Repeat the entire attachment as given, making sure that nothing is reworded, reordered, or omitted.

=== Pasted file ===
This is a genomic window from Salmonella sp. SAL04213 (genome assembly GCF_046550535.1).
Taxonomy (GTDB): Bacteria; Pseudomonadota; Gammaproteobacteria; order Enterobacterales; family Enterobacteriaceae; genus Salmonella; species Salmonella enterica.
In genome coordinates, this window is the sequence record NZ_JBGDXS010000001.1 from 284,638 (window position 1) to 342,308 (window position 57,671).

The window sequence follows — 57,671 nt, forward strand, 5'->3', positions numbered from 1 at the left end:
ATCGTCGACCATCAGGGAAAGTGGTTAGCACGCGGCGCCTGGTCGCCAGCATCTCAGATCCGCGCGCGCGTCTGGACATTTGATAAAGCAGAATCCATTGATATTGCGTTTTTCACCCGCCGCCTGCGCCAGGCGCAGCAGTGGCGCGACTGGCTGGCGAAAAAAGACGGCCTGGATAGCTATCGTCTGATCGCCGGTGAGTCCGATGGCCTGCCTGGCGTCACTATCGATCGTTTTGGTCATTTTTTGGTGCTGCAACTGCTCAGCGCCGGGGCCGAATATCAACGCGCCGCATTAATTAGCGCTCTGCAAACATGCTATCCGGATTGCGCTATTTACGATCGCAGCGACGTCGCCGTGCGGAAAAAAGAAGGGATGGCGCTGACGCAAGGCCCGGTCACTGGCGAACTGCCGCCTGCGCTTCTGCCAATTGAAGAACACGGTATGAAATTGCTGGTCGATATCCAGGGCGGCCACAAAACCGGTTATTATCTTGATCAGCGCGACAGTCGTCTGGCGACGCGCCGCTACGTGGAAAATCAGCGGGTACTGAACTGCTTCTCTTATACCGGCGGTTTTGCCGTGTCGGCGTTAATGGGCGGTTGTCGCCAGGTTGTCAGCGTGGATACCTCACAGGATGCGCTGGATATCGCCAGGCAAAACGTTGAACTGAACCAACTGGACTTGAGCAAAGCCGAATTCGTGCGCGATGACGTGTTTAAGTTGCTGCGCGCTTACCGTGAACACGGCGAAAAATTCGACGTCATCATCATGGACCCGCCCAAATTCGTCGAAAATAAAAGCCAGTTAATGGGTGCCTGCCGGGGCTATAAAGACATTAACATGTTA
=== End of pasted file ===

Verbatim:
This is a genomic window from Salmonella sp. SAL04213 (genome assembly GCF_046550535.1).
Taxonomy (GTDB): Bacteria; Pseudomonadota; Gammaproteobacteria; order Enterobacterales; family Enterobacteriaceae; genus Salmonella; species Salmonella enterica.
In genome coordinates, this window is the sequence record NZ_JBGDXS010000001.1 from 284,638 (window position 1) to 342,308 (window position 57,671).

The window sequence follows — 57,671 nt, forward strand, 5'->3', positions numbered from 1 at the left end:
ATCGTCGACCATCAGGGAAAGTGGTTAGCACGCGGCGCCTGGTCGCCAGCATCTCAGATCCGCGCGCGCGTCTGGACATTTGATAAAGCAGAATCCATTGATATTGCGTTTTTCACCCGCCGCCTGCGCCAGGCGCAGCAGTGGCGCGACTGGCTGGCGAAAAAAGACGGCCTGGATAGCTATCGTCTGATCGCCGGTGAGTCCGATGGCCTGCCTGGCGTCACTATCGATCGTTTTGGTCATTTTTTGGTGCTGCAACTGCTCAGCGCCGGGGCCGAATATCAACGCGCCGCATTAATTAGCGCTCTGCAAACATGCTATCCGGATTGCGCTATTTACGATCGCAGCGACGTCGCCGTGCGGAAAAAAGAAGGGATGGCGCTGACGCAAGGCCCGGTCACTGGCGAACTGCCGCCTGCGCTTCTGCCAATTGAAGAACACGGTATGAAATTGCTGGTCGATATCCAGGGCGGCCACAAAACCGGTTATTATCTTGATCAGCGCGACAGTCGTCTGGCGACGCGCCGCTACGTGGAAAATCAGCGGGTACTGAACTGCTTCTCTTATACCGGCGGTTTTGCCGTGTCGGCGTTAATGGGCGGTTGTCGCCAGGTTGTCAGCGTGGATACCTCACAGGATGCGCTGGATATCGCCAGGCAAAACGTTGAACTGAACCAACTGGACTTGAGCAAAGCCGAATTCGTGCGCGATGACGTGTTTAAGTTGCTGCGCGCTTACCGTGAACACGGCGAAAAATTCGACGTCATCATCATGGACCCGCCCAAATTCGTCGAAAATAAAAGCCAGTTAATGGGTGCCTGCCGGGGCTATAAAGACATTAACATGTTA